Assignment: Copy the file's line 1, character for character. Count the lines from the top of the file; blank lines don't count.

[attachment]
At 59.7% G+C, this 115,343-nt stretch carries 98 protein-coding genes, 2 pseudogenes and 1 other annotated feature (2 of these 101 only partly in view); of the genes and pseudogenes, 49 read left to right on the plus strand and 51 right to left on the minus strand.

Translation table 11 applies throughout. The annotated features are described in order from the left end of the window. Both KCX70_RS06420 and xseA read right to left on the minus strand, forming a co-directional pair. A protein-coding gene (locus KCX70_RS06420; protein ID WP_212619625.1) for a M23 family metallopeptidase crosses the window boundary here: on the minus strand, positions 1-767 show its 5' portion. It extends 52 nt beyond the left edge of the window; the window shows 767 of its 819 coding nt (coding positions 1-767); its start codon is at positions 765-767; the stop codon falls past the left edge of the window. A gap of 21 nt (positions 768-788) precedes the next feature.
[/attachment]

At 59.7% G+C, this 115,343-nt stretch carries 98 protein-coding genes, 2 pseudogenes and 1 other annotated feature (2 of these 101 only partly in view); of the genes and pseudogenes, 49 read left to right on the plus strand and 51 right to left on the minus strand.